So, a well monitored smart meter can be used to tell your schedule, the size of your family, when you are home, when you are away, your approximate worth, enumerate your devices, log how/when/where (in your house) you use them, track your internet usage, how far you travel each day (and possibly where you went), the day of the week you go to the grocery, and what ever any device you plug in decides to send to third parties, all with no indication that anything is happening.

  • by pedrop357 (681672) * on Tuesday July 03, 2012 @01:59PM (#40531197)

    Not really. My power company gives me 15 minute snapshots and I've been able to determine all sorts of stuff. That hour long spike there-that's when I was cooking an early dinner.

    That 20 minute spike-THAT's right around the time I heard that noise and went outside to see what it was, leaving the damn door open and causing the AC to kick on.
    Some of that only means something to me.

    BUT, a person looking at my snapshots can EASILY figure out when I get up, when I go to sleep, my days off, etc. My house has a fairly consistent 'idle' when I'm asleep or at work.

    Just look for a 1 hour period of activity following 6-10 hours of idle, which precedes another idle period. You've got about what time I get up and when I leave for the day.
    Look for a few hours or activity following a period of inactivity and you have when I get home. Yes, depending on how similar the periods are, you might have trouble figuring out which is me getting up and ready for work vs which is me getting home. Some more observing might help figure out what the idle period is.
    If you can average my kwh usage, you can get close to figuring out if I'm single or not.

    You can work out when there's guests. Higher power spikes might indicate water heater usage which implies additional laundry or (more likely) shower usage. Now you can start to get closer to figuring out if I'm less single then before.

    Yes, the data ia a bit vague, but that's nothing that can't be cleaned up with more granular info and some better data on appliance usage. Just do some searches of who built my house and you can figure out whether it's likely I have gas or electric appliances.

    The best part is all of this can be mined and viewed right from someone's desk. No need to stalk me to figure all of this out.

    I see huge privacy implications in all of this.

  • by plover (150551) * on Tuesday July 03, 2012 @02:14PM (#40531391) Homepage Journal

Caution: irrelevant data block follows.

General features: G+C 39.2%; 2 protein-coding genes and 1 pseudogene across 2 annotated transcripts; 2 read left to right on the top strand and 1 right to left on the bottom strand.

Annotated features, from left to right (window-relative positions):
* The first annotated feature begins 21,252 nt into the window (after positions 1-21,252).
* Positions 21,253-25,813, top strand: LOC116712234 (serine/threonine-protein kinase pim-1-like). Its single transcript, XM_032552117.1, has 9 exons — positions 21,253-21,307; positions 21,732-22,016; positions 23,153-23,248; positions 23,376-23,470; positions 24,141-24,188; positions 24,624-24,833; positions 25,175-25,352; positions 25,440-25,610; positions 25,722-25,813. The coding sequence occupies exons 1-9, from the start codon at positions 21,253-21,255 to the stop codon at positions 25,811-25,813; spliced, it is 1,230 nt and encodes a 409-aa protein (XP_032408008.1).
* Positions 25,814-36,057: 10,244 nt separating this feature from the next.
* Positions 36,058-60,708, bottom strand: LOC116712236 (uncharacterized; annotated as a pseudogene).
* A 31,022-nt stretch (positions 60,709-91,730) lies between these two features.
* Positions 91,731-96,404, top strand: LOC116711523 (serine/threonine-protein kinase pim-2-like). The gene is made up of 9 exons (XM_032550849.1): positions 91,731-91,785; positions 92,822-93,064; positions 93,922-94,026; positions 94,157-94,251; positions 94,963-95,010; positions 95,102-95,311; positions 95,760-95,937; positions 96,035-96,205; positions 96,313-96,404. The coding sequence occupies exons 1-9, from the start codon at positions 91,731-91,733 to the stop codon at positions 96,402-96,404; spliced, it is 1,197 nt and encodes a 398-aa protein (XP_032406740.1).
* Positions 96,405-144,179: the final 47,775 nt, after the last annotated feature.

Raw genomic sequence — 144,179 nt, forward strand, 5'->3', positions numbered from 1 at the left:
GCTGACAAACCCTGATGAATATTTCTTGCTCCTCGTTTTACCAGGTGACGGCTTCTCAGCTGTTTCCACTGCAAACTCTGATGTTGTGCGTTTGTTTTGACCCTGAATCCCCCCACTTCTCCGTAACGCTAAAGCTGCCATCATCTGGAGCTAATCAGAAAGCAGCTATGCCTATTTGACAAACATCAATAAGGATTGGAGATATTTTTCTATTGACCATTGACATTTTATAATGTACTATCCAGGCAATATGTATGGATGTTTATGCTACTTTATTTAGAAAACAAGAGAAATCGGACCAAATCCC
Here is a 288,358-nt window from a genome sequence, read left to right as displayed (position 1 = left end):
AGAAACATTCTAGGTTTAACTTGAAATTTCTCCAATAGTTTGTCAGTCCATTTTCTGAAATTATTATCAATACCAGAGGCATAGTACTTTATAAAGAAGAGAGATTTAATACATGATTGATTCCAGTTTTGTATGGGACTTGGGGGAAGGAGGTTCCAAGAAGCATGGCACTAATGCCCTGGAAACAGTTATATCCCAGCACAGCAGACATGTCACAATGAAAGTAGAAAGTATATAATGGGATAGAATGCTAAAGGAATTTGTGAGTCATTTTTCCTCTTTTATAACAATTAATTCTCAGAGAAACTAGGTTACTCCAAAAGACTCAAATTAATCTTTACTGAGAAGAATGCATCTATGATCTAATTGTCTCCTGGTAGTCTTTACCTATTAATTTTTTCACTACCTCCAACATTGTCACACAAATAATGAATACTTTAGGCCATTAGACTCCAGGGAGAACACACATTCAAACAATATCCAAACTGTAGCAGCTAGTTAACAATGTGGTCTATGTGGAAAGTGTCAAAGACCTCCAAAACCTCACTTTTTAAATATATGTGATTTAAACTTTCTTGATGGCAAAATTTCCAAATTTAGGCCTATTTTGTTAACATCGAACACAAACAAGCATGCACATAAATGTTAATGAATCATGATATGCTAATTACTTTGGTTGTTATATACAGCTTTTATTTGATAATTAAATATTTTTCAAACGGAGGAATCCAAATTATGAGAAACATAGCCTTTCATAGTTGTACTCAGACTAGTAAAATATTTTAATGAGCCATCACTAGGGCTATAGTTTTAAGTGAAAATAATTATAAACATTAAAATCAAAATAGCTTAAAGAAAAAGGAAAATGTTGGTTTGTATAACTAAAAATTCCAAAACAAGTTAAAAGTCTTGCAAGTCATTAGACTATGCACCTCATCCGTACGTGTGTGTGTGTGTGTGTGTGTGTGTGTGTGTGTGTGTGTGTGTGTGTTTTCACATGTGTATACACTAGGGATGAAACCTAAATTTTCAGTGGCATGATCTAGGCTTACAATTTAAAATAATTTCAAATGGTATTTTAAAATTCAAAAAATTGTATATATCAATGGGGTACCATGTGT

Well, I do grow orchids indoors as a hobby, and have several large grow lamps and fluorescent arrays that draw over 800 watt-hours for 17 hours per day (in the summer, anyway, they need shorter hours of daylight in the winter.) And there's no mistaking the glow emanating from the basement windows.

    I've never had so much as a knock on the door from a city or police official or power company representative asking what I'm growing under all the lights.

  • by psmears (629712) on Tuesday July 03, 2012 @02:22PM (#40531529)

    That link really doesn't demonstrate the answer to the question of "how will they read power consumption down to the device level"?

    No, but this one [cnet.com] does.

    Basically, the meters read (or at t least, can read) the power consumption to a very fine degree of accuracy every 2 seconds. That's enough to figure out what TV channel you're watching (by watching power fluctuations caused by varying brightness levels of the TV). And with that level of detail it would also be fairly easy to make good guesses at: what time you leave for / get home from work (lights/kettle/coffee machine/cooker); when you're in the shower; how many people are in your house; whether you're on holiday... it all starts to get creepy pretty quickly...

  • Re:Radiation hazard? (Score:4, Interesting)

    by cdrguru (88047) on Tuesday July 03, 2012 @03:00PM (#40532009) Homepage

    An important subsection of radiophobes are those that are afraid of EMF radiated from transmission lines. These folks have successfully tied in knots the idea of running transmission lines anywhere near residential areas. They are able to be successful in blocking such construction because they pretty much sit and argue in a reasonable-sounding manner until the utility gives up. High voltage transmission lines have been accused of being responsible for cancer, impotence, warts, and just about every other thing that affects humans, except for government deficit spending.

    Anyone that believes the US will be rewired with a new grid system hasn't run into these people. New transmission lines will not be coming to an area near you. Existing transmission lines will be taken down should any sort of permit be required to update them.

    Last I heard about this was a utility in New York was desperate enough to consider running a new transmission line through a lake so that nobody would see it and it wasn't near anyone's house.